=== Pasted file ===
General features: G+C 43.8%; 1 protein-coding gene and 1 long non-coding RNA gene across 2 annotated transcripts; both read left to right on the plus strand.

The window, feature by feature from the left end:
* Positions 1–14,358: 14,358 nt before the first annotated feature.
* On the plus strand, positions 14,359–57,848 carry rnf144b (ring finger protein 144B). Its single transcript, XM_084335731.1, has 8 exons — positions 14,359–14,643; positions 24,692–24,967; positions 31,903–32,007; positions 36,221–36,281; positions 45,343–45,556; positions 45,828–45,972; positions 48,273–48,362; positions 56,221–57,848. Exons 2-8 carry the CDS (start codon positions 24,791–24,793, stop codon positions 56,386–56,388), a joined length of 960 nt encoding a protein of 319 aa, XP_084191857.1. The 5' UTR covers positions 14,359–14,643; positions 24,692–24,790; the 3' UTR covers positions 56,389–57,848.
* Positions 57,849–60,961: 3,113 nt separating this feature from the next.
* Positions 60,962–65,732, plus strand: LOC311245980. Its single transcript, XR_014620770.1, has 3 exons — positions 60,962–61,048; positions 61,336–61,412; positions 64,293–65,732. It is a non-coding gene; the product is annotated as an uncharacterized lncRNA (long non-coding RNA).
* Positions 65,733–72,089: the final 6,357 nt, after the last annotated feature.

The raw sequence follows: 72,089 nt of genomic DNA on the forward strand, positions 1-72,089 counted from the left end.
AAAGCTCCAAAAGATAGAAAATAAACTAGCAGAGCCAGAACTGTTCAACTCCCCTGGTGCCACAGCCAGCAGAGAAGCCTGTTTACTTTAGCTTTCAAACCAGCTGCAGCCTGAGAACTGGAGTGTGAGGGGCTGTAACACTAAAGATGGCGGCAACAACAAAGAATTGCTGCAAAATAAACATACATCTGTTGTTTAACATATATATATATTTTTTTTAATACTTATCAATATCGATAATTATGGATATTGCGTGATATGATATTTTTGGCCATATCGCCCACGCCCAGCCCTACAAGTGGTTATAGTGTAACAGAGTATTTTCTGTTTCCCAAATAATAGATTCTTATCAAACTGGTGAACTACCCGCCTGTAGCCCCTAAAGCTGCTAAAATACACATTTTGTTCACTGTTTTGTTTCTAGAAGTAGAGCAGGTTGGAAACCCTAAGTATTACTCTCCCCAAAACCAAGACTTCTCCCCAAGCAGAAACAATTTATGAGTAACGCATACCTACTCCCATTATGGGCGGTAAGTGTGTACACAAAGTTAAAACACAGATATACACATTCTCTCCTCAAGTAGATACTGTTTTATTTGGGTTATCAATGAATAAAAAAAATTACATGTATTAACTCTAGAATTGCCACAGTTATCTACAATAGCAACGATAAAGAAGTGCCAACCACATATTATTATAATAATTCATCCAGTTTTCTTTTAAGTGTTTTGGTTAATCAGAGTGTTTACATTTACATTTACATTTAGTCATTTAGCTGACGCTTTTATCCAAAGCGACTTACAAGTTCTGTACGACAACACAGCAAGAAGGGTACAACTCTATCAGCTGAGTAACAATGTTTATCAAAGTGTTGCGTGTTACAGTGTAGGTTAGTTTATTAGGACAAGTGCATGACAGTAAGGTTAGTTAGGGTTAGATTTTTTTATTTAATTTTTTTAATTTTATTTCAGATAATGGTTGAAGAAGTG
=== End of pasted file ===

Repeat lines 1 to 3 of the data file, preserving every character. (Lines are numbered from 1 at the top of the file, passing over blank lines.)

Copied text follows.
General features: G+C 43.8%; 1 protein-coding gene and 1 long non-coding RNA gene across 2 annotated transcripts; both read left to right on the plus strand.

The window, feature by feature from the left end:
* Positions 1–14,358: 14,358 nt before the first annotated feature.